BENTONVILLE, Ark., May 27, 2004 - The Veterans of Foreign Wars (VFW) is working with Wal-Mart Stores, Inc., to provide customers a way to properly dispose of their worn American flags for the third year in a row. Beginning May 31, customers can visit any Wal-Mart store, SAM’S CLUB or Neighborhood Market and drop off their used American flag for proper disposal by participating VFW Posts.
Drop-off stations will be located inside all U.S. Wal-Mart stores, SAM’S CLUBS and Neighborhood Markets from May 31 through June 14. The flags will be collected by participating VFW Posts and disposed of in a dignified ceremony. After dropping off worn flags, customers are encouraged to pick up a free brochure explaining the proper etiquette for displaying their new American flag.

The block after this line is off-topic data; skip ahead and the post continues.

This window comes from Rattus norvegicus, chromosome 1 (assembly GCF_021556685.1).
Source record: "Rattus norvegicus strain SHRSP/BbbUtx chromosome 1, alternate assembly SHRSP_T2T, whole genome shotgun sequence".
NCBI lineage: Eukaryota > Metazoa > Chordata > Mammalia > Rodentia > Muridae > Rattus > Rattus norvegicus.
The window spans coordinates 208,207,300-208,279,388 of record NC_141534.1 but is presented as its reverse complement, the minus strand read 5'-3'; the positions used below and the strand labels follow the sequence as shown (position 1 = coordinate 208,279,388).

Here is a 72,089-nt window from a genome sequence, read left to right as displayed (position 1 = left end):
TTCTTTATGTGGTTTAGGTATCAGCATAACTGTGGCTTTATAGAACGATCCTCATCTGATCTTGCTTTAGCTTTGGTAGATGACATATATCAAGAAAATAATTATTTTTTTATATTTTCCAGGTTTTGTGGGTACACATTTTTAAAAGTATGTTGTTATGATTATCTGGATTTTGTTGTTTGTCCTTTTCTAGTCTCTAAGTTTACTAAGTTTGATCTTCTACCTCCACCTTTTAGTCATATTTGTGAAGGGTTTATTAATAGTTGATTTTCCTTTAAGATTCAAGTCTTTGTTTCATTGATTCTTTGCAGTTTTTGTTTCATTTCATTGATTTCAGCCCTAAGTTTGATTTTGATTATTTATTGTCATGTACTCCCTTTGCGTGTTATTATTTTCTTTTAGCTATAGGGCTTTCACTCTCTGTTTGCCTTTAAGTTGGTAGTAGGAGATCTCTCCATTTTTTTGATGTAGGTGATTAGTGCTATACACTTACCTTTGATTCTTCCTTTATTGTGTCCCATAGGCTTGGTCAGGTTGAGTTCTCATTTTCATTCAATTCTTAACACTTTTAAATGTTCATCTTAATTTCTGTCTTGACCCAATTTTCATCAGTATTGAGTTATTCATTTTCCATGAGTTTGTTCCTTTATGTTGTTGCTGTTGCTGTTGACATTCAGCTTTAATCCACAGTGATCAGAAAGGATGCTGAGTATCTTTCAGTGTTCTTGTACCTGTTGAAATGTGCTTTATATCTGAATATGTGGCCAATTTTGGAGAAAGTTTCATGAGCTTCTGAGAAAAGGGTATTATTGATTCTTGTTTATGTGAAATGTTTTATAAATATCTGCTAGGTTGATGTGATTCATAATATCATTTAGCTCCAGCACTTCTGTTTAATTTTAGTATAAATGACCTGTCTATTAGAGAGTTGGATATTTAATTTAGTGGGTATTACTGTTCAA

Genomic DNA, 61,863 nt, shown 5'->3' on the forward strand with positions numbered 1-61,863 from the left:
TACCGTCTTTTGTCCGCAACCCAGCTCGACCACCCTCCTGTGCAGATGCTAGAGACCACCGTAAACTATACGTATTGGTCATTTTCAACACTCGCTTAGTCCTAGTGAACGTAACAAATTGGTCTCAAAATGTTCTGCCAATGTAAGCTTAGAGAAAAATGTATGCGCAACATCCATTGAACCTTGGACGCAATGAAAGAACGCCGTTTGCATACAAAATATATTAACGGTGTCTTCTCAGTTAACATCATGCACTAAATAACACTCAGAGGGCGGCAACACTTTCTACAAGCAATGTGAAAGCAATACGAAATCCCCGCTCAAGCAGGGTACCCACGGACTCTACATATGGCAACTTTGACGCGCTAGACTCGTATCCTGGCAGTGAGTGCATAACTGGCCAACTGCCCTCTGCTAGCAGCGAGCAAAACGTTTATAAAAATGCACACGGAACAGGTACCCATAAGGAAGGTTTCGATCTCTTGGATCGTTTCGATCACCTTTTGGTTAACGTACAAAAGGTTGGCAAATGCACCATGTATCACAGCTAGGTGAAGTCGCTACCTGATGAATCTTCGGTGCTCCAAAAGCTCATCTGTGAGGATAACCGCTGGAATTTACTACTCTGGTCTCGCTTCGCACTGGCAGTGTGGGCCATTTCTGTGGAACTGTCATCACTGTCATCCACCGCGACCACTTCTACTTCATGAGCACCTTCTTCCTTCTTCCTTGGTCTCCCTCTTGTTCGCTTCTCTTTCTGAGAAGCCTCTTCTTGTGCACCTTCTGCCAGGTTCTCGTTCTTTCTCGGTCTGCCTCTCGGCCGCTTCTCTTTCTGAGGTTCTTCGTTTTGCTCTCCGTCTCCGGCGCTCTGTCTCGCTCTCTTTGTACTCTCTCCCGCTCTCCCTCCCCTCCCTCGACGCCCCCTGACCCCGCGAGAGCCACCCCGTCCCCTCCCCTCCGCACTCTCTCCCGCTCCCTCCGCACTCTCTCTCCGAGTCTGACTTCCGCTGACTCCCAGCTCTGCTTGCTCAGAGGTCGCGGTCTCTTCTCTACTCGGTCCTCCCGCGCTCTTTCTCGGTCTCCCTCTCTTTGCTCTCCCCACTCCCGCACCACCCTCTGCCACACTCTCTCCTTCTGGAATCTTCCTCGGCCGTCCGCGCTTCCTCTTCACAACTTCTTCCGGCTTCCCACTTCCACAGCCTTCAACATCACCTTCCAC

"We are proud to work with participating VFW Posts across the country and offer this patriotic service to our customers," said Betsy Reithemeyer, vice president of corporate affairs for Wal-Mart Stores, Inc., and executive director of the Wal-Mart/SAM’S CLUB Foundation. "There are very specific procedures for properly displaying and disposing of the American flag, and our customers can feel confident that their worn American flags will be retired with respect and disposed of properly by the VFW."
"The VFW is pleased to share in this patriotic endeavor with Wal-Mart," said VFW National Commander-in-Chief Edward S. Banas Sr. "A priority of all Americans is to ensure our national symbol receives the respect and dignity it deserves. This is a great way to do just that!"
Wal-Mart Stores, Inc., operates Wal-Mart Stores, Supercenters, Neighborhood Markets and SAM’S CLUBS in all fifty states. Internationally, the company operates in Puerto Rico, Canada, China, Mexico, Brazil, Germany, United Kingdom, Argentina and South Korea. The company’s securities are listed on the New York and Pacific stock exchanges under the symbol WMT. Last year, Wal-Mart Stores, Inc., contributed more than $150 million to support communities and local non-profit organizations. Customers and associates raised an additional $70 million at stores and clubs.